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Tour de France map: Where the race starts, where it ends, what countries, how long to finish

Here’s what you need to know about the route for the 2022 Tour de France, which saw over 200 cities, towns, and hamlets all apply to be the start or end of a stage.

Illustration picture shows preparations ahead of the 109th edition of the Tour de France cycling race, in Copenhagen, Denmark, Tuesday 28 June 2022. This year’s Tour de France takes place from 01 to 24 July 2022 and starts with three stages in Denmark. Photo by JASPER JACOBS/BELGA MAG/AFP via Getty Images

The 2022 Tour de France will start outside L’Hexagone, but will finish in its traditional spot along the Champs-Elysées in Paris as it has since 1903. The most important bicycle race in the world begins on Friday, July 1, and after 21 stages Le Tour will end July 24th.

The race will begin in Denmark for the first three days, including an Stage 1 time trial in Copenhagen to award the first maillot jaune (or yellow jersey) of the year. From there two flat stages will also be completed before a transfer day brings the teams into Metropolitan France for the first time.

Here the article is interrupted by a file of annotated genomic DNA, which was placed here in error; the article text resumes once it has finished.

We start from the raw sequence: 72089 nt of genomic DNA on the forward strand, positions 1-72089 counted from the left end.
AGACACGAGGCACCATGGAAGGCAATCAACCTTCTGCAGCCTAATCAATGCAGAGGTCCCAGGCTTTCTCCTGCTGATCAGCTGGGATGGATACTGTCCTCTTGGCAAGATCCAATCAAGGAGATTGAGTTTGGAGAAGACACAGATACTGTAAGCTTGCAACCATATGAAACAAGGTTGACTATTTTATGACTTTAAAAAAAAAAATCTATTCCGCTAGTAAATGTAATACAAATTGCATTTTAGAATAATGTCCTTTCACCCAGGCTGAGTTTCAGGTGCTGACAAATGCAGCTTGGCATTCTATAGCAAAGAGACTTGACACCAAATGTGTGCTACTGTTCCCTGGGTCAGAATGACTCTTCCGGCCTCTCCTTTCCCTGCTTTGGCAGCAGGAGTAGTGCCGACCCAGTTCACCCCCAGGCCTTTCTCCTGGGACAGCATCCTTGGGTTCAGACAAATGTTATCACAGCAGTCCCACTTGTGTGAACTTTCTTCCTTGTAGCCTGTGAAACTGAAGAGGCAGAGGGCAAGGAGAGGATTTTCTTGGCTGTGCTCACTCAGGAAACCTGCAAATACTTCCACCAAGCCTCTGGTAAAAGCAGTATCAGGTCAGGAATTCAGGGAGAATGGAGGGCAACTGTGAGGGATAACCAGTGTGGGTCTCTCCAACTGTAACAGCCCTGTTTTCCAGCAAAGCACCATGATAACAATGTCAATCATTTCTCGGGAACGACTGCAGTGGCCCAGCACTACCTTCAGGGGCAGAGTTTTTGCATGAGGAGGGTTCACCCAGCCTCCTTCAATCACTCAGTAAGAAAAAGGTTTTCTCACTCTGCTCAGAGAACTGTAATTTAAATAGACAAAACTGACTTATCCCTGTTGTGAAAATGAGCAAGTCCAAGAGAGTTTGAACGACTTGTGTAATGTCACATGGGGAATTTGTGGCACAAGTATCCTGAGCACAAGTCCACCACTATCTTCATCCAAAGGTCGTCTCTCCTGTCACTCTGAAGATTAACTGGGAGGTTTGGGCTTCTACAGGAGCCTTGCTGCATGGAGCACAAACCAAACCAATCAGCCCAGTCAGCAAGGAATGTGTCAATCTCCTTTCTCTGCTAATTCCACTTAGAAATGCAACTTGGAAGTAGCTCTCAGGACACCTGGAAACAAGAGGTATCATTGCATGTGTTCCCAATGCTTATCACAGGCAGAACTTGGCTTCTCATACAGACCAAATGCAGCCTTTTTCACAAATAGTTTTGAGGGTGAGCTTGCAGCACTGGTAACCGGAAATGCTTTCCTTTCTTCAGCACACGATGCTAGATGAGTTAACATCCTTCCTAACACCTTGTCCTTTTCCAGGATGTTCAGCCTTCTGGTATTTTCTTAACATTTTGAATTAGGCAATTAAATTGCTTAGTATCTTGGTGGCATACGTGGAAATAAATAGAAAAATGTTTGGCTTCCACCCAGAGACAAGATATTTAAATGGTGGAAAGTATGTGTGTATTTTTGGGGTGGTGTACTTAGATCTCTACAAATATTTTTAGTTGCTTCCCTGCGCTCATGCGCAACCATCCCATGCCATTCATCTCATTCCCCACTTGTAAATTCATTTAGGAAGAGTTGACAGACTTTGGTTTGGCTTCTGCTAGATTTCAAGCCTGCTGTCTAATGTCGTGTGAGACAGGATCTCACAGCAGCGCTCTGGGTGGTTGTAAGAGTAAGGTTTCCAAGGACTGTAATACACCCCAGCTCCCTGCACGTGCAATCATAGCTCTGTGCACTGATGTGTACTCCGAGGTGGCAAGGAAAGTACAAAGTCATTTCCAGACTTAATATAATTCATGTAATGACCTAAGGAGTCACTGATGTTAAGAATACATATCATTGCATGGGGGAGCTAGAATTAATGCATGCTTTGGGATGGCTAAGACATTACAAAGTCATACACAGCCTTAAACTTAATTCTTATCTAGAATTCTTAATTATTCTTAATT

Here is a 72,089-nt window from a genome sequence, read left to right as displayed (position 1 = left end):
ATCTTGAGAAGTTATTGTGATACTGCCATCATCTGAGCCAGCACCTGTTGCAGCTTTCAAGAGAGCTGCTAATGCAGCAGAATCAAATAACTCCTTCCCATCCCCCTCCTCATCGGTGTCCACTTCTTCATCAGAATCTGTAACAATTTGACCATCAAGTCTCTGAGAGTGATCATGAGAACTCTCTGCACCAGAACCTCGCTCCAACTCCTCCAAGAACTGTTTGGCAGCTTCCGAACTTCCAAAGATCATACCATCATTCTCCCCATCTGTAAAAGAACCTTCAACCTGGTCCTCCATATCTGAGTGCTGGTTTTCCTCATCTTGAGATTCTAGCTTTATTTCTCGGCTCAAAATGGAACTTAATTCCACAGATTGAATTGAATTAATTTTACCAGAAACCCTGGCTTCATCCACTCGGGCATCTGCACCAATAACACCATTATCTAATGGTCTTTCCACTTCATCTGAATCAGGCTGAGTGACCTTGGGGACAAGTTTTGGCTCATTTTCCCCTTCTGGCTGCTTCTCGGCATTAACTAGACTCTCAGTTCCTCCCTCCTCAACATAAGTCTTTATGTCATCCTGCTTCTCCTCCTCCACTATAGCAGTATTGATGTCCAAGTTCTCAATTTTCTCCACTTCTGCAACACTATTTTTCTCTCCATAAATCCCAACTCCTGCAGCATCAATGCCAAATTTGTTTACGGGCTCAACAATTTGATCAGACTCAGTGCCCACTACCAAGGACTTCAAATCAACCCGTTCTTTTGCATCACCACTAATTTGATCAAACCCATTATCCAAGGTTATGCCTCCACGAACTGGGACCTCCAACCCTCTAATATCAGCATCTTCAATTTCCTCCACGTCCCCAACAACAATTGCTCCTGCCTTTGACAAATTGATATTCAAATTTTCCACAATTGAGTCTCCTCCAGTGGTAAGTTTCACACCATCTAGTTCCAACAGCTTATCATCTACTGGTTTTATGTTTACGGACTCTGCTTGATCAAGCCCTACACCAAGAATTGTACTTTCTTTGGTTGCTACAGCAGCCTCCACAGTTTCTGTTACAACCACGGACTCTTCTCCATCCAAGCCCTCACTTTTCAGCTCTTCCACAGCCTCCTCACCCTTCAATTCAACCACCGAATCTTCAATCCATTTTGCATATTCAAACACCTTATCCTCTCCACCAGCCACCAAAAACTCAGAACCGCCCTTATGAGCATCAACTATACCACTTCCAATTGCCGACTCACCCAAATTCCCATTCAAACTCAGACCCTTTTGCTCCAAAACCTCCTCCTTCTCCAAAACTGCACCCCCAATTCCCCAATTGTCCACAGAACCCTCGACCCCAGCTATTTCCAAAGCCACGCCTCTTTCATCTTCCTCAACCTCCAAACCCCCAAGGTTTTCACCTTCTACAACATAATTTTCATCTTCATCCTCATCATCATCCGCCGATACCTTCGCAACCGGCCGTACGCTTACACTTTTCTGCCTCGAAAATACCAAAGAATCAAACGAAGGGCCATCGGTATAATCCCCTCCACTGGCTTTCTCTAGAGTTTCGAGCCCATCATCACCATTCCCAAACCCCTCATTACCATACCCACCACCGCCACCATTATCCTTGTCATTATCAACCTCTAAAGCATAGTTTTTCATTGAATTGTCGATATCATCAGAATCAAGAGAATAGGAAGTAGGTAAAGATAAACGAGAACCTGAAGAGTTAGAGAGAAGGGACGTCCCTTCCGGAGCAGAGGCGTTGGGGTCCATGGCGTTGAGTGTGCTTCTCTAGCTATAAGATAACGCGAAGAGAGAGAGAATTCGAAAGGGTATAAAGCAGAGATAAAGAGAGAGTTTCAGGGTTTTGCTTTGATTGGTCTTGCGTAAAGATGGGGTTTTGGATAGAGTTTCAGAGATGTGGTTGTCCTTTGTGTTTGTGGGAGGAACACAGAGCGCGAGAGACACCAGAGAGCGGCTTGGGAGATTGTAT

The traditional clockwise route around the nation begins in Dunkirk and finishes in Calais, which will see the cyclists moving in the opposite direction for at least one day. While the first three stages in France are all defined as “hilly,” that will pale in comparison to Stage 7, the first in the Pyrenees from the commune of Tomblaine to the top of the a ski stadium known as La Super Planche des Belles Filles.

Another day to keep an eye on will be Stage 12, taking place on July 14 which is Bastille Day in France. The usual bleu, blanc et rouge will be everywhere as the French celebrate the overthrow of King Louis XVI, and this year the mountain stage will be particularly challenging; the stage moves from Briançon, the highest-elevation city in France, to the legendary Alpe D’Huez. It will be a grueling 165.5 km (102.8 mi) test with three major climbs.

It is said Le Tour is always decided in the Alps, but the last competitive day will be Stage 20 on July 23, from the tiny town of Lacapelle-Marival to Rocamadour in a mostly-flat 40.7 km (25.3 mi) time trial.

After that we should have our winner, as the final stage the following day on the Champs-Elysées is generally for the domestiques instead of the leaders. A gentlemen’s agreement usually reigns where the leaders agree not to fight for position in Paris.